Qian Xuesen, China's leading pioneer in nuclear and space science, was hailed for his contributions to the development of China's nuclear and space industries at a seminar in his honor on Monday.
The workshop, with the theme "Learning from Qian's example in his innovative thought in research and fostering leading scientists in science and technology", marked his 96th birthday, to fall on Tuesday.
Delegates honored his outstanding contribution in fostering students, and called for carrying forward his spirit of patriotism.
Qian last week said that fostering leading scientists was a "primary issue" for the nation's future and should be "properly handled", said his secretary and academic assistant, Tu Yuanji.
Tu told the seminar that Qian had a "fairly good" health, and most of the past year he had stayed at home, "reading something every day while leading a peaceful life".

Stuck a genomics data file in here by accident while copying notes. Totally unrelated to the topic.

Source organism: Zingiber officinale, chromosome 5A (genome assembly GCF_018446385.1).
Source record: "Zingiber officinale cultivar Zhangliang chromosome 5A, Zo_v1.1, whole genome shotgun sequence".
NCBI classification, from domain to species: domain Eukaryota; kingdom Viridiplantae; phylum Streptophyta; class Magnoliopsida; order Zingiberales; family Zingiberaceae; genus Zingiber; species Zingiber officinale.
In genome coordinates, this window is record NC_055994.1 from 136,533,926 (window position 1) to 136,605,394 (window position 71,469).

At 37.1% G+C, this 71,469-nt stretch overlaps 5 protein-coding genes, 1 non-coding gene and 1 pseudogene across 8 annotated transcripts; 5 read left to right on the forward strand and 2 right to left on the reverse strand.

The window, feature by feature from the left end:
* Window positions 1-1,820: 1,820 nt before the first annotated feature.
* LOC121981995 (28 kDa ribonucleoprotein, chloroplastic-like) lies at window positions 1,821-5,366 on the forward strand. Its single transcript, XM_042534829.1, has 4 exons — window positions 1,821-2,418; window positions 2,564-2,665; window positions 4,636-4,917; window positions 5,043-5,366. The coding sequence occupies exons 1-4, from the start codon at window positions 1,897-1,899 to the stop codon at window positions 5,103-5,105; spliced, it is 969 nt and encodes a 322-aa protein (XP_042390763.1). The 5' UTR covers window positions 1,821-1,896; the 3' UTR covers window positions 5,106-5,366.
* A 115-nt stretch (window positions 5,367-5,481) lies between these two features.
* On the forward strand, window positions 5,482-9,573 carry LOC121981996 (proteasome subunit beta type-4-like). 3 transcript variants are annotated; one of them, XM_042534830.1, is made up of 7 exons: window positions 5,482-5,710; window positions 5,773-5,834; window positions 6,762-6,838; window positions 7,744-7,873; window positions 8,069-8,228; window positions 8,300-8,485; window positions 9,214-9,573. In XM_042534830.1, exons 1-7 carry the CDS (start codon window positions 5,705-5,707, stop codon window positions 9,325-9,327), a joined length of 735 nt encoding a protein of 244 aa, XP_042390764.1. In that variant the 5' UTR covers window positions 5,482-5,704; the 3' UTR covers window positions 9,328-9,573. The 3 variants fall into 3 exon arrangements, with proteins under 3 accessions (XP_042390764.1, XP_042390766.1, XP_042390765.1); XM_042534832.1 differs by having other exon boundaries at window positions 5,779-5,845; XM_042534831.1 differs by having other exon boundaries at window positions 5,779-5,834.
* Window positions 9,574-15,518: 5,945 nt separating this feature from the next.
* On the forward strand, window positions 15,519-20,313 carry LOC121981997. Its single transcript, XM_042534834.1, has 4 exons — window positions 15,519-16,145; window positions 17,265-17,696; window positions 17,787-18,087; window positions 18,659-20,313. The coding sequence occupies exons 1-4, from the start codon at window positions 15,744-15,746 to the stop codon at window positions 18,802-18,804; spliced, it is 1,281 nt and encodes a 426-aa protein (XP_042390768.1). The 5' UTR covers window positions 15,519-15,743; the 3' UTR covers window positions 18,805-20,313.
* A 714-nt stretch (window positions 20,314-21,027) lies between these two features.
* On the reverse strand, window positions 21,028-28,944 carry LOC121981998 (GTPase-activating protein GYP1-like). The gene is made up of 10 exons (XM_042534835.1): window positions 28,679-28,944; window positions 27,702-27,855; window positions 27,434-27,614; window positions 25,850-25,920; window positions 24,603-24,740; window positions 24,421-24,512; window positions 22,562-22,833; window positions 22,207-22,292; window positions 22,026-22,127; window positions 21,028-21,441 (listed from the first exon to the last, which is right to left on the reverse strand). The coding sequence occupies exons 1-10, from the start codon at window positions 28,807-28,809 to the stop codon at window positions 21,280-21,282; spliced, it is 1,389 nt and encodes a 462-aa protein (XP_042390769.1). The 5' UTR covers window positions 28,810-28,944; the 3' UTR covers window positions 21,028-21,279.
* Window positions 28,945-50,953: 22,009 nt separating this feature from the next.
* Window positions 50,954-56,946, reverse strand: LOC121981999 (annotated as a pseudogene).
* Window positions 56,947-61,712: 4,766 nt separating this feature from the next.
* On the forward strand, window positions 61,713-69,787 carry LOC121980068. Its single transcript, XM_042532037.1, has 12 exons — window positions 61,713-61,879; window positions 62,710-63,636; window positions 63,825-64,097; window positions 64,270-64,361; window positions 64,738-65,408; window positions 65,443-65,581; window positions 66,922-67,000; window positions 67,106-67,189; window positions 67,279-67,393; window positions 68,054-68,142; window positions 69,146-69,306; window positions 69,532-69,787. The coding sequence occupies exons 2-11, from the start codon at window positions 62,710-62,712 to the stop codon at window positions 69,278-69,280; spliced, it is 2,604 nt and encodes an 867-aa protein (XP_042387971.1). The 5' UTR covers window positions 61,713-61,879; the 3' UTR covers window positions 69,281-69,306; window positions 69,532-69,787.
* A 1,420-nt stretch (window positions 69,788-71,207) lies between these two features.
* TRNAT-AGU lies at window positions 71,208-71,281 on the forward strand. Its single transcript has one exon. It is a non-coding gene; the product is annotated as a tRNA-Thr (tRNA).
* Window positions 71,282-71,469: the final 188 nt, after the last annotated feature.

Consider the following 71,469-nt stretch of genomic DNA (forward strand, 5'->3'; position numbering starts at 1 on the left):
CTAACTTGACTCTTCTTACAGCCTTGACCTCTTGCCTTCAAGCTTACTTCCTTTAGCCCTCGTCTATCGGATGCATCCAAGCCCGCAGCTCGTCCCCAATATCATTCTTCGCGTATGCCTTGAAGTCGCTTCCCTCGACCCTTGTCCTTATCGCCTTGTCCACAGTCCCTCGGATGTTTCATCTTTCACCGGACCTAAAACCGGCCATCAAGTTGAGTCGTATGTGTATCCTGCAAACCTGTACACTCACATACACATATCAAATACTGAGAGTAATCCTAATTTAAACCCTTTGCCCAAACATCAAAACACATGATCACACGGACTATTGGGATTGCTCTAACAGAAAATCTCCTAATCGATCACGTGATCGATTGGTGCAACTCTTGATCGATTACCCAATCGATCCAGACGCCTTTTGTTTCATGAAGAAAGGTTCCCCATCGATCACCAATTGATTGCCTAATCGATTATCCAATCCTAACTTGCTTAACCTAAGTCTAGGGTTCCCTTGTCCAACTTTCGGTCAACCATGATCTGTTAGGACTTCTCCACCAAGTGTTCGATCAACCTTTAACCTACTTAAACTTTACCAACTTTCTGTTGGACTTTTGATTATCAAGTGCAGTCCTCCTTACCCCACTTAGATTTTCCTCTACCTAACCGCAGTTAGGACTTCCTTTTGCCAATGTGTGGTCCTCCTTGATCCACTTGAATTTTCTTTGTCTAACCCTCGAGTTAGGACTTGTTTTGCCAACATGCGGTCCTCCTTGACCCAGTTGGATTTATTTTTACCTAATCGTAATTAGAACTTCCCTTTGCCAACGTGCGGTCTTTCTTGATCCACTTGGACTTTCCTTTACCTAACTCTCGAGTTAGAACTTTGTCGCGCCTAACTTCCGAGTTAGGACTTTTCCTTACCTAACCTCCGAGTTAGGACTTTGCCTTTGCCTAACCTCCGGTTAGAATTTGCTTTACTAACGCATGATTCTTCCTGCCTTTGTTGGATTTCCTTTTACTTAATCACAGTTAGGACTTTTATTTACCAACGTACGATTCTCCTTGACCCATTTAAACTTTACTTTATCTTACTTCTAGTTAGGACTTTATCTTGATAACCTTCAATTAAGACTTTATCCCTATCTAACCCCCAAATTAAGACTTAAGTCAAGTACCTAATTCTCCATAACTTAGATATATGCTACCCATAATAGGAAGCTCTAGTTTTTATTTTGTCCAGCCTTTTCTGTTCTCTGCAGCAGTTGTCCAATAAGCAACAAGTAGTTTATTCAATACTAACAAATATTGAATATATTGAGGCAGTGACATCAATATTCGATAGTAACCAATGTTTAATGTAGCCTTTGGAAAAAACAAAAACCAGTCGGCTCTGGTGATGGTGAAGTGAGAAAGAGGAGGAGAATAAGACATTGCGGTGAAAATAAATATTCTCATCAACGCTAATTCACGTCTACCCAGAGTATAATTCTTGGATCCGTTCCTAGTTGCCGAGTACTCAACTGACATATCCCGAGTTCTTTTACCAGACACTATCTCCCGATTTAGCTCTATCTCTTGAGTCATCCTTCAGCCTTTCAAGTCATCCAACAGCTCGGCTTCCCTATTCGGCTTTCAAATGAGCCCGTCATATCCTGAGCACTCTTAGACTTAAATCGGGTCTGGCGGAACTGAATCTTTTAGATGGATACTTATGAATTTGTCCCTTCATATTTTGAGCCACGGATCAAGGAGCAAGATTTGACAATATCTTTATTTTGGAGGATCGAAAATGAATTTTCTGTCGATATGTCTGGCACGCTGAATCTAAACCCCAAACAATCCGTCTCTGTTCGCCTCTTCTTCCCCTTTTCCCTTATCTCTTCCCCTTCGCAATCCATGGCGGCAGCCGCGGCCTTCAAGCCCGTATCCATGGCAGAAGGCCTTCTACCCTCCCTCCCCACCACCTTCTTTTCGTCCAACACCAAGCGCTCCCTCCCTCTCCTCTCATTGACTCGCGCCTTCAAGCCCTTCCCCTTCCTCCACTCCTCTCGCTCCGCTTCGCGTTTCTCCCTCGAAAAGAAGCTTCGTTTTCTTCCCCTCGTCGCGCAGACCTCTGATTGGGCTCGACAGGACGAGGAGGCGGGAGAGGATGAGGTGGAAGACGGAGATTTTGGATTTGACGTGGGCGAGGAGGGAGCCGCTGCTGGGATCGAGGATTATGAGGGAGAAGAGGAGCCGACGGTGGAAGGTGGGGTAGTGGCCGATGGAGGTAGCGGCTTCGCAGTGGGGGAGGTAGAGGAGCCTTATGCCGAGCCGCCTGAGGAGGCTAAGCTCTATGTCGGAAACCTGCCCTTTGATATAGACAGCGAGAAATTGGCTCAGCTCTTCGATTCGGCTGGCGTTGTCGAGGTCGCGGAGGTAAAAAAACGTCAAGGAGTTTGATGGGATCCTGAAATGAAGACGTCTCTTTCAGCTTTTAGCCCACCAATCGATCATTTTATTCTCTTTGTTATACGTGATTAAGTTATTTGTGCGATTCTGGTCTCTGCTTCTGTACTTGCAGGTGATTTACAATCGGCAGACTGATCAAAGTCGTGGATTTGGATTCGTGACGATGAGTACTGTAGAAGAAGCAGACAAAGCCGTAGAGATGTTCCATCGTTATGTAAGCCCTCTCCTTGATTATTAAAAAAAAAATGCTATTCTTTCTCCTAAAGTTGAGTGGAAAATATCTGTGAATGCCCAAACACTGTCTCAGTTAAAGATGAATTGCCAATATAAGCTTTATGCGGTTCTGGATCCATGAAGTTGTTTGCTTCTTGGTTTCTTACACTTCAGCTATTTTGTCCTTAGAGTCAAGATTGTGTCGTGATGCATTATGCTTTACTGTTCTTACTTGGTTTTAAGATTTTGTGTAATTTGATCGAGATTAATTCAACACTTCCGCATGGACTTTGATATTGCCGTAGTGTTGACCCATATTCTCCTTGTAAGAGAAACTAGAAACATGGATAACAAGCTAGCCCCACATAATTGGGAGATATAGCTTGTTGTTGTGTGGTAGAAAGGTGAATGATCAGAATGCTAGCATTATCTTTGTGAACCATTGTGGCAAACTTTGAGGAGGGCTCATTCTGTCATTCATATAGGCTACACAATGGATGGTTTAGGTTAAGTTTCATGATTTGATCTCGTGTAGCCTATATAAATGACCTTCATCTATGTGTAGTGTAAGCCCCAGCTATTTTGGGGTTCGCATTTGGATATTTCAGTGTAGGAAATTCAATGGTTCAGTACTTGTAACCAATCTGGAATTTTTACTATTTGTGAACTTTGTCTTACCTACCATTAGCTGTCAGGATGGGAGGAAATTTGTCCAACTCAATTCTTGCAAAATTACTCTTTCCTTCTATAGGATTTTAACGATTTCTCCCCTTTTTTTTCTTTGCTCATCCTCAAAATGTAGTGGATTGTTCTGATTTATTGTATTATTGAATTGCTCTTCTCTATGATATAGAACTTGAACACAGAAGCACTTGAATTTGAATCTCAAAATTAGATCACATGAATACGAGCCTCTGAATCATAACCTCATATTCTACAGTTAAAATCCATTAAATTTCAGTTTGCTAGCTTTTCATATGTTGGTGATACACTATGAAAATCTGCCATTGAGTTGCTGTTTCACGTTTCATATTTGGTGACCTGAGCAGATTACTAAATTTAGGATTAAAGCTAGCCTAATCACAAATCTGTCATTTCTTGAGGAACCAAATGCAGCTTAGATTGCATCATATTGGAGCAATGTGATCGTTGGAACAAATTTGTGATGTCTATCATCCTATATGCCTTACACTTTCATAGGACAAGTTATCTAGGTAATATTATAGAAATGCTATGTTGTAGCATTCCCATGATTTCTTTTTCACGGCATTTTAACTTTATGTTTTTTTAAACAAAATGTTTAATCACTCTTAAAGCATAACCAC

"The problem that most concerns him is that China is in great need of leading scientific personnel," Tu said.
Premier Wen Jiabao visited Qian at his home in July 2005 and August this year, and they discussed proposals on fostering leading scientists.
Qian told Wen, "The successful handling of the relationship between science and art will help the Chinese to be innovative and to be more competitive than other nations."
Qian, a member of both the Chinese Academy of Sciences and the Chinese Academy of Engineering, graduated from Shanghai Communications University in 1934.
In 1935, he went to study in the aviation department of the Massachusetts Institute of Technology and later studied aviation engineering at the California Institute of Technology. In 1939, he received a doctorate in aviation and mathematics.
(Xinhua News Agency, December 11, 2007)